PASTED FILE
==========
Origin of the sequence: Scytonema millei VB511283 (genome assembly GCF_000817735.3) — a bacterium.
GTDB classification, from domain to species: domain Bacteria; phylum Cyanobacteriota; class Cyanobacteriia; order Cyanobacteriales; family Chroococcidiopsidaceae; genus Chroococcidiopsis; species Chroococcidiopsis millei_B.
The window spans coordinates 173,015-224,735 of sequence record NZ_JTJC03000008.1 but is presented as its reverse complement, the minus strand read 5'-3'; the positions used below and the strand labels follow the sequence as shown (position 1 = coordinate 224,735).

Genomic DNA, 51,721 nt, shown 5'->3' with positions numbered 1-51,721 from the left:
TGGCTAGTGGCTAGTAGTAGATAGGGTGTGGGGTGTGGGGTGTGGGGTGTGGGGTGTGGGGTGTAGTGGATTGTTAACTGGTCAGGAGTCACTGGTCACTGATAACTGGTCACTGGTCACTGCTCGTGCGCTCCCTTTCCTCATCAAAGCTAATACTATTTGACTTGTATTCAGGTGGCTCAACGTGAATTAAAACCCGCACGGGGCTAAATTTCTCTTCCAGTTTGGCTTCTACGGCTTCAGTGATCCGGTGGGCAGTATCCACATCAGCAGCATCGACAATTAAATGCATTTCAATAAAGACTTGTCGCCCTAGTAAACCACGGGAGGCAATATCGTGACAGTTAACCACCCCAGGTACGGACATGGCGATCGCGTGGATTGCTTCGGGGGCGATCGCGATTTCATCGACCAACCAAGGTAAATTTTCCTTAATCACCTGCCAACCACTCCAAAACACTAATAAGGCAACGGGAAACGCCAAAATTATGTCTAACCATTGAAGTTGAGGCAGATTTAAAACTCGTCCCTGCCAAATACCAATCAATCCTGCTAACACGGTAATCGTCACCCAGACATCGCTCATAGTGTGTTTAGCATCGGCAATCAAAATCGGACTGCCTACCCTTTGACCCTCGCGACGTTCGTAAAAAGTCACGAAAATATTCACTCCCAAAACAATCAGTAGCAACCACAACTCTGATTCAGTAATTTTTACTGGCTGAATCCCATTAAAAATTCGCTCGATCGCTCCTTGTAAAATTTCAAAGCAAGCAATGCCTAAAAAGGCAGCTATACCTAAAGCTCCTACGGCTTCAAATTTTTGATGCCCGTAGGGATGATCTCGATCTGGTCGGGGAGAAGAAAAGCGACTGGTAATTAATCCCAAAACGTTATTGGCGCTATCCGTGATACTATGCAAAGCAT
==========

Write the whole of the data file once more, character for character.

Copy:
Origin of the sequence: Scytonema millei VB511283 (genome assembly GCF_000817735.3) — a bacterium.
GTDB classification, from domain to species: domain Bacteria; phylum Cyanobacteriota; class Cyanobacteriia; order Cyanobacteriales; family Chroococcidiopsidaceae; genus Chroococcidiopsis; species Chroococcidiopsis millei_B.
The window spans coordinates 173,015-224,735 of sequence record NZ_JTJC03000008.1 but is presented as its reverse complement, the minus strand read 5'-3'; the positions used below and the strand labels follow the sequence as shown (position 1 = coordinate 224,735).

Genomic DNA, 51,721 nt, shown 5'->3' with positions numbered 1-51,721 from the left:
TGGCTAGTGGCTAGTAGTAGATAGGGTGTGGGGTGTGGGGTGTGGGGTGTGGGGTGTGGGGTGTAGTGGATTGTTAACTGGTCAGGAGTCACTGGTCACTGATAACTGGTCACTGGTCACTGCTCGTGCGCTCCCTTTCCTCATCAAAGCTAATACTATTTGACTTGTATTCAGGTGGCTCAACGTGAATTAAAACCCGCACGGGGCTAAATTTCTCTTCCAGTTTGGCTTCTACGGCTTCAGTGATCCGGTGGGCAGTATCCACATCAGCAGCATCGACAATTAAATGCATTTCAATAAAGACTTGTCGCCCTAGTAAACCACGGGAGGCAATATCGTGACAGTTAACCACCCCAGGTACGGACATGGCGATCGCGTGGATTGCTTCGGGGGCGATCGCGATTTCATCGACCAACCAAGGTAAATTTTCCTTAATCACCTGCCAACCACTCCAAAACACTAATAAGGCAACGGGAAACGCCAAAATTATGTCTAACCATTGAAGTTGAGGCAGATTTAAAACTCGTCCCTGCCAAATACCAATCAATCCTGCTAACACGGTAATCGTCACCCAGACATCGCTCATAGTGTGTTTAGCATCGGCAATCAAAATCGGACTGCCTACCCTTTGACCCTCGCGACGTTCGTAAAAAGTCACGAAAATATTCACTCCCAAAACAATCAGTAGCAACCACAACTCTGATTCAGTAATTTTTACTGGCTGAATCCCATTAAAAATTCGCTCGATCGCTCCTTGTAAAATTTCAAAGCAAGCAATGCCTAAAAAGGCAGCTATACCTAAAGCTCCTACGGCTTCAAATTTTTGATGCCCGTAGGGATGATCTCGATCTGGTCGGGGAGAAGAAAAGCGACTGGTAATTAATCCCAAAACGTTATTGGCGCTATCCGTGATACTATGCAAAGCAT